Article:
Break the Chain Saluting PFC Johnson

Created 4/30/2003 (4/30/2003) With patriotism at an all-time high, it's no surprise that this touching story of a plane full of people honoring an American soldier's ultimate sacrifice should be so popular. Unfortunately, in less than a month, it began demonstrating all the reasons not to forward chains like this one.


This email is from Andy Nelson, an employee with Doster Construction in Montgomery. It is very good!

I want to tell you of an experience I had last night flying home from Atlanta. The pilot came on the intercom and went through the usual announcements telling us that "we're just east of Montgomery cruising at 28,000 feet" and "you've picked a beautiful night for flying, just look at the gorgeous southern sunset out of the right side of the plane". He then, however, said this: "Please bear with me as I deviate from the script, but I want you all to know that simply by coincidence you have been granted both the privilege and honor of escorting the body of Army PFC Howard Johnson, Jr. home tonight. PFC Johnson was killed in Iraq defending the freedoms we all enjoy, and fighting to extend those freedoms to the people of Iraq. We are also accompanied by PFC Johnson's cousin, Marine Major Talley, who has been chosen by the family to escort PFC Johnson home. Semper Fi!"

The plane quickly became very quiet, but soon erupted in thunderous applause that lasted for several minutes. It was quite moving, to say the least. As I sat there thinking about what the pilot had said, and visualizing PFC Johnson's dead body riding below me in the belly of that plane, I noticed a couple of things. Two rows in front of me sat a father holding his daughter, an infant, and they were practicing "ma-ma" and in the row behind me was another young boy, probably 2 or so, learning to count to 10. Now obviously both are too young to realize we're at war, or that one of our dead was with us, but it made me think, and this is the point: These warriors, mostly young, all volunteers, everyday are prepared to give their lives for our future, for a safer, more secure future for people they don't even know, all based on the principle that fighting and dying for this country is worth it.

You all know and agree with this, but not everyone does, so I would ask that if you meet anyone that's not "on board" with this philosophy, i.e. the protesters to which Bob refers, that you "correct the situation".

By the way, the flight ended with all of us deplaning only to line the windows of the gate house to watch PFC Johnson's body, draped in the American flag, be rolled out of the plane and into a waiting hearse that was surrounded by his family members.

Please pray that our soldiers' sight is acute, their aim is true, and that as many come home as God can spare.

Andy Nelson


Twenty-one year old PFC Howard Johnson, Jr. was a member of the 507th Maintenance Company, which was ambushed March 23, 2003, near An Nasiriyah in Iraq. Though stationed in Fort Bliss, Texas, Johnson was a native of Alabama. He was buried April 6, in Mobile. This chain letter started circulating soon after. - free web hosting. Free hosting with no banners.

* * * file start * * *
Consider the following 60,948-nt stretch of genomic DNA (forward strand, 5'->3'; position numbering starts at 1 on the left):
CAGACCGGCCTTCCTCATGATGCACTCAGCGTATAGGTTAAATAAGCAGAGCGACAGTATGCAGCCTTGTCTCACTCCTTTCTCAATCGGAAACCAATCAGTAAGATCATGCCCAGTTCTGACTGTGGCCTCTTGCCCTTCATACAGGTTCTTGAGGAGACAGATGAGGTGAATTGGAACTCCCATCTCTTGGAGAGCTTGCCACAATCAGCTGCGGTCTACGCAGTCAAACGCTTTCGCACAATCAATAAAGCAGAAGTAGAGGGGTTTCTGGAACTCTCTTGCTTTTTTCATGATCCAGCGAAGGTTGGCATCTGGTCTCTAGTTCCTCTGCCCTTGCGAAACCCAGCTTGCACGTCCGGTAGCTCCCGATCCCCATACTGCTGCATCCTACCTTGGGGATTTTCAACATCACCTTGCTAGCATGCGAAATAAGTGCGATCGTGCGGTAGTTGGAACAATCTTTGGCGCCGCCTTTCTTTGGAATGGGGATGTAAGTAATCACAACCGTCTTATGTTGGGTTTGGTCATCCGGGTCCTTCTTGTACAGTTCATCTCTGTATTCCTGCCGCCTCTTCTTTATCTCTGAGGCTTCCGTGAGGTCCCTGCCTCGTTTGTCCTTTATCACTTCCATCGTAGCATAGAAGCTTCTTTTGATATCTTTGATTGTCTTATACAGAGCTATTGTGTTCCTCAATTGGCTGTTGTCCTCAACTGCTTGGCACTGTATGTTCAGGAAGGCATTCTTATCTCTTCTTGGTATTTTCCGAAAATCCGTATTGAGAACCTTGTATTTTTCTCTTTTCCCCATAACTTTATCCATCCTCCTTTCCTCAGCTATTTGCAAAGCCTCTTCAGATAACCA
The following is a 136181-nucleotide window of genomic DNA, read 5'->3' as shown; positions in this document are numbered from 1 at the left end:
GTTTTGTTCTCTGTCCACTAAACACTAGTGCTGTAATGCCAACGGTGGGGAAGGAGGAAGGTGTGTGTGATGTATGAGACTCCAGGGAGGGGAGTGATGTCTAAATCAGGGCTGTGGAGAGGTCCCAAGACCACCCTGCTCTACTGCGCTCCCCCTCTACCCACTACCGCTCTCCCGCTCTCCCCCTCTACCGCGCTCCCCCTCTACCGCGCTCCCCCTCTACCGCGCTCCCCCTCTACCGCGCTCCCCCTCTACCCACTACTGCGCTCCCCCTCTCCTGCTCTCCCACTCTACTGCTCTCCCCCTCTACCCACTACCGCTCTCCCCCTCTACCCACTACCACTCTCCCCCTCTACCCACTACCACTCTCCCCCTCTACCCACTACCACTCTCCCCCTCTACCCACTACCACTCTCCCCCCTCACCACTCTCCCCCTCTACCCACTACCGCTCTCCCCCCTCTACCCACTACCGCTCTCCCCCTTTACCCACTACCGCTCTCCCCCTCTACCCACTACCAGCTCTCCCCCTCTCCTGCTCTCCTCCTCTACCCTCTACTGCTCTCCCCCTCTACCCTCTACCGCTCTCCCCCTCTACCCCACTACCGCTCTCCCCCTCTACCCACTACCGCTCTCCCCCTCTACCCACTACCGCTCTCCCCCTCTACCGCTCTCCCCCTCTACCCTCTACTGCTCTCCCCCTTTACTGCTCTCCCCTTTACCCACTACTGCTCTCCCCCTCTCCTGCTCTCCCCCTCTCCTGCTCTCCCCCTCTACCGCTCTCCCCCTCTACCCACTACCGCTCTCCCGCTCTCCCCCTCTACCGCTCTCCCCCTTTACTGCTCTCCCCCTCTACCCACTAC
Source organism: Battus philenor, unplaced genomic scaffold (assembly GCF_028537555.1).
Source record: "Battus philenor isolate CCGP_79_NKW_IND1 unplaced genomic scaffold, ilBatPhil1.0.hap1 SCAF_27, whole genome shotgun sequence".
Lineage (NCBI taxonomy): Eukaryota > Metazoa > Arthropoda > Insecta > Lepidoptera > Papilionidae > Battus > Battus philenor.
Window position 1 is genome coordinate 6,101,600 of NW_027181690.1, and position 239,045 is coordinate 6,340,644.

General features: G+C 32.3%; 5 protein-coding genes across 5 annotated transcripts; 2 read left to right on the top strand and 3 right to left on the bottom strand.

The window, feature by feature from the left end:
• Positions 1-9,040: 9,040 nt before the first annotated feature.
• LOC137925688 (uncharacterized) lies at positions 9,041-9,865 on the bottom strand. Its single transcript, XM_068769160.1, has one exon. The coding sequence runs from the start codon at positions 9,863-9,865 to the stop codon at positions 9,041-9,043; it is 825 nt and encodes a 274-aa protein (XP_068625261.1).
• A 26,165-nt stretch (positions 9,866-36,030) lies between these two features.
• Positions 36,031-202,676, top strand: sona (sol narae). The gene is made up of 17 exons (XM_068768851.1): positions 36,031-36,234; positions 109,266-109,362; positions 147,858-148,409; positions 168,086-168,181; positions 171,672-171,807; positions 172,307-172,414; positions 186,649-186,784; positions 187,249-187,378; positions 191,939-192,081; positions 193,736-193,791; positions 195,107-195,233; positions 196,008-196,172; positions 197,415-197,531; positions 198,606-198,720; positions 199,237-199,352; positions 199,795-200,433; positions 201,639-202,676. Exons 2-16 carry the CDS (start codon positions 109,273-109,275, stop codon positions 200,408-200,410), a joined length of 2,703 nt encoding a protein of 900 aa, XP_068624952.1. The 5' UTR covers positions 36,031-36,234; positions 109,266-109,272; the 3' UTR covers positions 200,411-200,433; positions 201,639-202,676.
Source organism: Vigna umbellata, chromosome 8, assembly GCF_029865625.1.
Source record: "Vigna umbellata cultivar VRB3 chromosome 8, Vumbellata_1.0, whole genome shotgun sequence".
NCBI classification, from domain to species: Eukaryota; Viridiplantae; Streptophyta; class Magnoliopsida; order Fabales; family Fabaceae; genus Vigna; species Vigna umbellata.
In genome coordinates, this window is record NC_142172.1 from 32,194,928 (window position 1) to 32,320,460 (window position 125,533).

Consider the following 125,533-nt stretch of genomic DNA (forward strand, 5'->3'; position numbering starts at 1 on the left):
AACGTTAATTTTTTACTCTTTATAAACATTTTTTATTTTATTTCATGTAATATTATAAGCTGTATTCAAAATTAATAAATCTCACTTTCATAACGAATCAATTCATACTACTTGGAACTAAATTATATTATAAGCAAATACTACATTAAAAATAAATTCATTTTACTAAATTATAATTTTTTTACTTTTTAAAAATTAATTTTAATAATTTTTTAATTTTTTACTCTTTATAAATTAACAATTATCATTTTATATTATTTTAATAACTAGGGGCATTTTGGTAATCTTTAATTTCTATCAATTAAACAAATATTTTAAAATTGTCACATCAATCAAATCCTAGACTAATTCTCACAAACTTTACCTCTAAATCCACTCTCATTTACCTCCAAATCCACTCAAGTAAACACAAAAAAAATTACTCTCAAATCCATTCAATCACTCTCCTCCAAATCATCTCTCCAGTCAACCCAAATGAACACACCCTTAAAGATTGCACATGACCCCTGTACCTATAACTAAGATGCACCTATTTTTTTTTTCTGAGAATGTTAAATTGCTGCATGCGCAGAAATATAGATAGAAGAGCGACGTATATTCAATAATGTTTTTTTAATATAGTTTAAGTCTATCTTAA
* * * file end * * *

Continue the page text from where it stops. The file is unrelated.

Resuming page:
There is probably no reason to doubt PFC Johnson's body was transported via a commercial airliner and that the pilot announced this fact to the passengers, but, alas, there appears to be no reliable account of these events other than the letter cited above. Judging from the fact that the author did not identify himself or herself, the message was probably only intended for a small circle of acquaintances, all of whom know the author. The phrase "the protesters to which Bob refers" in one of the closing paragraphs suggests that the tale was first shared on a public message board. In essence, what we have here is an anonymous author's recollection of a highly emotional event, broadcast via a highly unreliable medium.

As with most chain letters, this tale has show signs of mutation as it circulates. The version above, attributed to Andy Nelson, is by far the most popular one circulating. Earlier versions were attributed to "a gentleman in Mobile (AL)." Andy Nelson is yet another innocent victim of False Attribution Syndrome.

Like many people, Nelson received the letter above from a friend and was moved enough by it to forward it to others. As he forwarded it, he added his name and contact information, as he does with every e-mail he sends. Unfortunately, someone mistook his signature block as proof that he wrote it. Almost immediately, the construction company project manager's phone began ringing off the hook. Nelson has mixed feelings about being associated with the message and desperately hopes to find the real author.

But Nelson's experience is not unique. When the story is especially touching, we want to know who wrote it, so that we can feel closer to it. So, any suggestion of an attribution is easily accepted as proof. Each year, hundreds of innocent people become mistakenly associated with e-mail messages they didn't write. Anyone who forwards a message like this one could fall victim. Break this chain.

What Do You Think?

References: Mobile Register

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